• Sections 4.2-4.3, 4.5-4.6
      Csci 232 – Computer Networks Routing and Network Layer Part II
    • 2. Routing & Forwarding: Logical View of a Router Csci 232 – Computer Networks Routing and Network Layer Part II A E D C B F 2 2 1 3 1 1 2 5 3 5
    • 3. IP Forwarding Process Csci 232 – Computer Networks Forwarding Process IP Forwarding Table Router 1. Remove a packet from an input queue 3. Match packet’s destination to a table entry 2. Check for sanity, decrement TTL field 4. Place packet on correct output queue If queues get full, just drop packets! If queues get full, just drop packets!
    • 4. IP Forwarding Table Csci 232 – Computer Networks Destination Next Hop Interface Net A Net B Net C, Host 3 Router 1 Direct Router 2 Router 1 INT 7 INT 7 INT 3 INT 4 A destination is usually a network. May also be a host, or a “gateway of last resort” (default) The next hop is either a directly connected network or a router on a directly connected network A physical interface Net C
    • 5. How Are Forwarding Tables Populated to Implement Routing? Csci 232 – Computer Networks Statically Dynamically Routers exchange network reachability information using ROUTING PROTOCOLS . Routers use this to compute best routes Administrator manually configures forwarding table entries In practice : a mix of these. Static routing mostly at the “edge” + More control + Not restricted to destination-based forwarding - Doesn’t scale - Slow to adapt to network failures + Can rapidly adapt to changes in network topology + Can be made to scale well - Complex distributed algorithms - Consume CPU, Bandwidth, Memory - Debugging can be difficult - Current protocols are destination-based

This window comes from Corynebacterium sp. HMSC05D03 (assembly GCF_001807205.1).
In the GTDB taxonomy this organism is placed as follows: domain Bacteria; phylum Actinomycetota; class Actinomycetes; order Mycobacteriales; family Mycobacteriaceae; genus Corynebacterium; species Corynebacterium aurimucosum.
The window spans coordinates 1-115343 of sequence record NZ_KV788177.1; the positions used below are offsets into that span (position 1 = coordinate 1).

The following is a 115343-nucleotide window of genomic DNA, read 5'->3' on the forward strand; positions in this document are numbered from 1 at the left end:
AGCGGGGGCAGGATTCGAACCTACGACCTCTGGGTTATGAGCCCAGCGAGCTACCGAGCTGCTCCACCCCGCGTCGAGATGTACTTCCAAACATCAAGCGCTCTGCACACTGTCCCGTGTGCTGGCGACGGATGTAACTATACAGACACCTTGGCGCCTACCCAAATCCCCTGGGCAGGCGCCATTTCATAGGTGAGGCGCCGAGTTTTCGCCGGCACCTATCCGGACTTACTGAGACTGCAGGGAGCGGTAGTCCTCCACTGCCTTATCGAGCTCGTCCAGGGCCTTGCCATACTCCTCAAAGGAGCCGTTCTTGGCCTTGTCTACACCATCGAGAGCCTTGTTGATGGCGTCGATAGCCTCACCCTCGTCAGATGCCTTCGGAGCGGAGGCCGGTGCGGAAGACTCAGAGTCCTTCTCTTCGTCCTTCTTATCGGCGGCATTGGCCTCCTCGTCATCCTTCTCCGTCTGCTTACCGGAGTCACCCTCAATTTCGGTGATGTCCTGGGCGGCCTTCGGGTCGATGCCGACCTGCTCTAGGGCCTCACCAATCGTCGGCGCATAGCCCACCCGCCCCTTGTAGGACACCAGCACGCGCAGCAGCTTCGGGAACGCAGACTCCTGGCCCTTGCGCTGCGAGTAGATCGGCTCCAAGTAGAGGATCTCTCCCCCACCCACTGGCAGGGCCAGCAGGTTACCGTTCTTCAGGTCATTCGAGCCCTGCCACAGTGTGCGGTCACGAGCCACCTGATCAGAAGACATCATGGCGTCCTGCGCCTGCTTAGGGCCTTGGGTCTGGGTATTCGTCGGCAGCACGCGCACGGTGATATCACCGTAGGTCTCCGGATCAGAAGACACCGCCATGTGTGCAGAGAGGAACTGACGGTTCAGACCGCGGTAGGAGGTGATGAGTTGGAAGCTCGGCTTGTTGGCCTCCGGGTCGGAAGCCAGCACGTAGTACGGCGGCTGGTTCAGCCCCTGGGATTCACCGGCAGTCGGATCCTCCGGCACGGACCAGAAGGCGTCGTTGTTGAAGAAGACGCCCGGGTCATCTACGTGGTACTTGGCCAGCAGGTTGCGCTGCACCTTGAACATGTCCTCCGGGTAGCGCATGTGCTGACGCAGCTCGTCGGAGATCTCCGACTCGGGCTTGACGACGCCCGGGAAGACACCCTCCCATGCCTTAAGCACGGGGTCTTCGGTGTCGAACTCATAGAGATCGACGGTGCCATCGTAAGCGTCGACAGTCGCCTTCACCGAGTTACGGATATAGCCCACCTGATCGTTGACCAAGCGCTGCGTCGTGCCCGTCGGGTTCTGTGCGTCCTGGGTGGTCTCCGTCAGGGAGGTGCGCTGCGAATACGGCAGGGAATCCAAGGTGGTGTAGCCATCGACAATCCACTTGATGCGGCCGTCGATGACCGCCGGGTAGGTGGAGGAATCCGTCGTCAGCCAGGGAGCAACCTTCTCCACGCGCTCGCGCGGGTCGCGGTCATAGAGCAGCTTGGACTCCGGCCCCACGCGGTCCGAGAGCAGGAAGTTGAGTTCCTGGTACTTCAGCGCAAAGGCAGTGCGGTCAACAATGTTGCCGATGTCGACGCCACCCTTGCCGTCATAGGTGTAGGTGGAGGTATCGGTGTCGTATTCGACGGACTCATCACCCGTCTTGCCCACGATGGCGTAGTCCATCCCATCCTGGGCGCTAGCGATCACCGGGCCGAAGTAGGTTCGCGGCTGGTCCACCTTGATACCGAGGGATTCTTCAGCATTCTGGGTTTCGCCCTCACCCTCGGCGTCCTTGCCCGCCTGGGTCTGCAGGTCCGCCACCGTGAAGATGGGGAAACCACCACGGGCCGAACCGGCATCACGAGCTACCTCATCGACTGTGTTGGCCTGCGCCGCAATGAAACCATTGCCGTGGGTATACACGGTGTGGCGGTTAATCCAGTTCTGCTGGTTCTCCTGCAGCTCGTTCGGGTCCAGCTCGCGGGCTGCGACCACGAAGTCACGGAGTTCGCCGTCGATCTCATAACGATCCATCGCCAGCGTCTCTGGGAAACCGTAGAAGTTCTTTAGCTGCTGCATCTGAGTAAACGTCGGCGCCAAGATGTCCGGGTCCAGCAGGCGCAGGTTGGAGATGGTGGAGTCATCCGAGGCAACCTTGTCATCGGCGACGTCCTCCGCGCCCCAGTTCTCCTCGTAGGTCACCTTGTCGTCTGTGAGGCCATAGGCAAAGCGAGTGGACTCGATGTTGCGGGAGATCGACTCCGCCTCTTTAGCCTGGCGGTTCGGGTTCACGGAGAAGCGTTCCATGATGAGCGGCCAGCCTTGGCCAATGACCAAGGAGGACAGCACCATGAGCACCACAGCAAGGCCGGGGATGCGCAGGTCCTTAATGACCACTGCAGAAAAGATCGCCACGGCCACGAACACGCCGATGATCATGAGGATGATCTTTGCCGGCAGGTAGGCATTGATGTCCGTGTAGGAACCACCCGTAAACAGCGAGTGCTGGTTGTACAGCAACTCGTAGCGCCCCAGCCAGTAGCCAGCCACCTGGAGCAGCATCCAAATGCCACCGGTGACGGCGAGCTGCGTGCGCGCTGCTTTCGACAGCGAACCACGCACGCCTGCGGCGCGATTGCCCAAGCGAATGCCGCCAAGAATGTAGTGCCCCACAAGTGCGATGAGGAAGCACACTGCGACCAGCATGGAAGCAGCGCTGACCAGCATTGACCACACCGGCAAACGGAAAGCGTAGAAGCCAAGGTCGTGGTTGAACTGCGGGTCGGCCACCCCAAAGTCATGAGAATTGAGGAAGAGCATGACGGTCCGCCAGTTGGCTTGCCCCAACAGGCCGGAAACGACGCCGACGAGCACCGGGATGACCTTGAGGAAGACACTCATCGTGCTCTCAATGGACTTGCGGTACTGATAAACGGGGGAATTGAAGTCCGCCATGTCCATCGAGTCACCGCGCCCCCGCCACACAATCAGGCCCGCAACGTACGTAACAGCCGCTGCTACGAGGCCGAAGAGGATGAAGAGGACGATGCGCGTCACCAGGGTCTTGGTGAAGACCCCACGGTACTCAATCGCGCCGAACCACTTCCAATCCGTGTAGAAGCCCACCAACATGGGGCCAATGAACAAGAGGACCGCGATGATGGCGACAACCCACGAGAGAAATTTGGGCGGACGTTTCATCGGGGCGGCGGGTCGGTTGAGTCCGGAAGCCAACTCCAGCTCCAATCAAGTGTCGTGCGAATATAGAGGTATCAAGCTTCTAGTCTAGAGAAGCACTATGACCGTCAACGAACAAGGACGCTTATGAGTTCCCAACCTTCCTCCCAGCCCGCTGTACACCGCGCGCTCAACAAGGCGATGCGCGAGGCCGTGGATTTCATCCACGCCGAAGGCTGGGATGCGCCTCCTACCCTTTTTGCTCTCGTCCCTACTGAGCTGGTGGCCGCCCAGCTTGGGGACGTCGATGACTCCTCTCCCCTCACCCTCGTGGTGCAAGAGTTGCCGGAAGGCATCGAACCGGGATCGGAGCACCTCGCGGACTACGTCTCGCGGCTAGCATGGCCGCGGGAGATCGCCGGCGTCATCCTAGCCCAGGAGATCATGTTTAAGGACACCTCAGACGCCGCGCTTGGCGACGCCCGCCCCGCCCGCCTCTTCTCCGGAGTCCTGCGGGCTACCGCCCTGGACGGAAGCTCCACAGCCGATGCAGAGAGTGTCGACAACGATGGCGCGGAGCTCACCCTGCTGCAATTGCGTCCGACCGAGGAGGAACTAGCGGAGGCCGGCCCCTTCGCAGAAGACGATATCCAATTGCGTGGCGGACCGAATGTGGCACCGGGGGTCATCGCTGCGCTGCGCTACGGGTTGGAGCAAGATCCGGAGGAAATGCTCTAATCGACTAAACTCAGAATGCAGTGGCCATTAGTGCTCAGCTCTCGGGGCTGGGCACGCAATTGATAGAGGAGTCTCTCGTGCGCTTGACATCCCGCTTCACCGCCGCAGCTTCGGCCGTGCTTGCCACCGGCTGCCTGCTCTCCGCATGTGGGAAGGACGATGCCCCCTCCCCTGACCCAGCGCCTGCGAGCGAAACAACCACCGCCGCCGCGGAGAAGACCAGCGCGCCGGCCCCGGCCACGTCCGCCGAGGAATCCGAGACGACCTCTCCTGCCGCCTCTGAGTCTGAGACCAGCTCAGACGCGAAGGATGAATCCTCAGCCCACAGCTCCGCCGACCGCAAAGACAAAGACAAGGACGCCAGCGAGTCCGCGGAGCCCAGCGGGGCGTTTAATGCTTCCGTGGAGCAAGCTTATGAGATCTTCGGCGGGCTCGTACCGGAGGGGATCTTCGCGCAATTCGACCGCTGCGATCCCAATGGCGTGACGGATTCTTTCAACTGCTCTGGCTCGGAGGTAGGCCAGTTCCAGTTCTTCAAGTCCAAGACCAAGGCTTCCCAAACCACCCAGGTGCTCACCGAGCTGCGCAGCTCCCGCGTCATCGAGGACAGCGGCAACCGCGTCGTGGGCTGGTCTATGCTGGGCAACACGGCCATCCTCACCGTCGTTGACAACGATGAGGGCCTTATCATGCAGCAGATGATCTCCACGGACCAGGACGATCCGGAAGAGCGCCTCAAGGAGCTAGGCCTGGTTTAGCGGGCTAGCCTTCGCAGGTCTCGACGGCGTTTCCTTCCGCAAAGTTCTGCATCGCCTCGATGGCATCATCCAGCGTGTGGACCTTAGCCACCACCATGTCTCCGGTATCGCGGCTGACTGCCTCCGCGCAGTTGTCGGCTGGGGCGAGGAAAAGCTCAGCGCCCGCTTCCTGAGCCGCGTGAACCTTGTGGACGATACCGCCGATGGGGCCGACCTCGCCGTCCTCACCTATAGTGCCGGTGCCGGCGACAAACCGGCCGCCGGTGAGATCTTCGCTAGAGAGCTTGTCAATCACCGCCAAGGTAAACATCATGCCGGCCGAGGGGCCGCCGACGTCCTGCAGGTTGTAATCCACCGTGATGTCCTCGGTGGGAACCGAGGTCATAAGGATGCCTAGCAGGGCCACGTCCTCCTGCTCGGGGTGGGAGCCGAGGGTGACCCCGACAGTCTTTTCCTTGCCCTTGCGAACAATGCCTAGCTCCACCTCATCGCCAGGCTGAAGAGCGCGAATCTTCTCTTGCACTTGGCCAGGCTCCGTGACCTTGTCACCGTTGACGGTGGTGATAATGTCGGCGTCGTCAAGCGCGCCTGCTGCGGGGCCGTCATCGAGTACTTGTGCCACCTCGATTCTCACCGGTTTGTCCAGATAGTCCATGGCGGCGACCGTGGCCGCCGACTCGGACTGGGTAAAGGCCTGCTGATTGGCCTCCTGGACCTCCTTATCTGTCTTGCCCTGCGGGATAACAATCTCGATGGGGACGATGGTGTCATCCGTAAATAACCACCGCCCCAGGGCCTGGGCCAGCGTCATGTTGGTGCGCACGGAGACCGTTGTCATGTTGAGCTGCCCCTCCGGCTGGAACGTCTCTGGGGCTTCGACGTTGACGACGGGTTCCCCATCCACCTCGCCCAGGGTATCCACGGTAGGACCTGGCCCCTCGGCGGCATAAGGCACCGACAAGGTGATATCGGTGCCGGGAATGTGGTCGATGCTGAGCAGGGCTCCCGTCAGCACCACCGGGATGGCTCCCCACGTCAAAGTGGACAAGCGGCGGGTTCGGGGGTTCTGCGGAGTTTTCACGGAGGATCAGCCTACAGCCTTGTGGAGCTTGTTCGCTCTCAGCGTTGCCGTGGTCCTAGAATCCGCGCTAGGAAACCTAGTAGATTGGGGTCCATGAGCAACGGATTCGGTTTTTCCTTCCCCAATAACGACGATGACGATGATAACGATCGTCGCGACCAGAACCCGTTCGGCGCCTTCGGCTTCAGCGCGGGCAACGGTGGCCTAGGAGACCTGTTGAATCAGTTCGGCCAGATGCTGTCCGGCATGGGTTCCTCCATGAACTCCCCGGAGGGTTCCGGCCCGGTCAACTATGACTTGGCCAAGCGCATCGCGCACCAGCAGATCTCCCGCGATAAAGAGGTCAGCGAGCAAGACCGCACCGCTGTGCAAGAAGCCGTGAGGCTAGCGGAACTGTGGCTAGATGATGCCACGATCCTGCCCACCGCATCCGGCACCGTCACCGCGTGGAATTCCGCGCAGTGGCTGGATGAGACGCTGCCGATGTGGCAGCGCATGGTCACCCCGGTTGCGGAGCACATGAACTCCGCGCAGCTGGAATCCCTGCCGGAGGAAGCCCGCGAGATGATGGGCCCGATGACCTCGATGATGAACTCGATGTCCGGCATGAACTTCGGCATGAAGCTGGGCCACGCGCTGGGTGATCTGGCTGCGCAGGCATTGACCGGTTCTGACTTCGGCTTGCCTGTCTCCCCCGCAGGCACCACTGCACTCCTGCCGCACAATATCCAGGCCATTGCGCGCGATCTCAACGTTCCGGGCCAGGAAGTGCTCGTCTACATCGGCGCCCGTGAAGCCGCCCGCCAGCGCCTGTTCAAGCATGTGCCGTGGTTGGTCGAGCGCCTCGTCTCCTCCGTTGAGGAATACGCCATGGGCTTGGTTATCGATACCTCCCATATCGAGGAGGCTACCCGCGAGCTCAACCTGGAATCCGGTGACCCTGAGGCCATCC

• 6. Dynamic Routing: Intra- vs. Inter-AS Csci 232 – Computer Networks Routing and Network Layer Part II AS 1 AS 2 BGP EGP = Exterior Gateway Protocol IGP = Interior Gateway Protocol Metric based: OSPF, IS-IS, RIP, EIGRP (cisco) Policy based: BGP The Routing Domain of BGP is the entire Internet OSPF EIGRP
    • 7. Internet AS Hierarchy Csci 232 – Computer Networks Routing and Network Layer Part II border (exterior gateway) routers interior routers
    • 8. Intra-AS vs. Inter-AS Routing Csci 232 – Computer Networks Routing and Network Layer Part II Host h2 Intra-AS routing within AS A Intra-AS routing within AS B a b b a a C A B d c A.a A.c C.b B.a c b Host h1 Inter-AS routing between A and B
    • 9. Intra-AS and Inter-AS Routing Csci 232 – Computer Networks Routing and Network Layer Part II physical layer
      • “ Gateways”:
        • perform inter-AS routing amongst themselves
        • perform intra-AS routing with other routers in their AS
      inter-AS, intra-AS routing in gateway A.c network layer link layer a b b a a C A B d A.a A.c C.b B.a c b c
    • 10. Where Does Forwarding Table Come From? Csci 232 – Computer Networks Forwarding Table OSPF Domain RIP Domain BGP Forwarding Table Manager OSPF Process OSPF Routing tables RIP Process RIP Routing tables BGP Process BGP Routing tables
    • 11. Routing
      • Goal: determine a “good” path through the network from source to destination
        • Good means usually the shortest path
      • Network modeled as a graph
        • Routers  nodes
        • Link  edges
          • Edge cost: delay, congestion level,…
      Csci 232 – Computer Networks Routing and Network Layer Part II A E D C B F 2 2 1 3 1 1 2 5 3 5
    • 12. Basic Routing Problem
      • Assume
        • A network with N nodes, where each edge is associated a cost
        • A node knows only its neighbors and the cost to reach them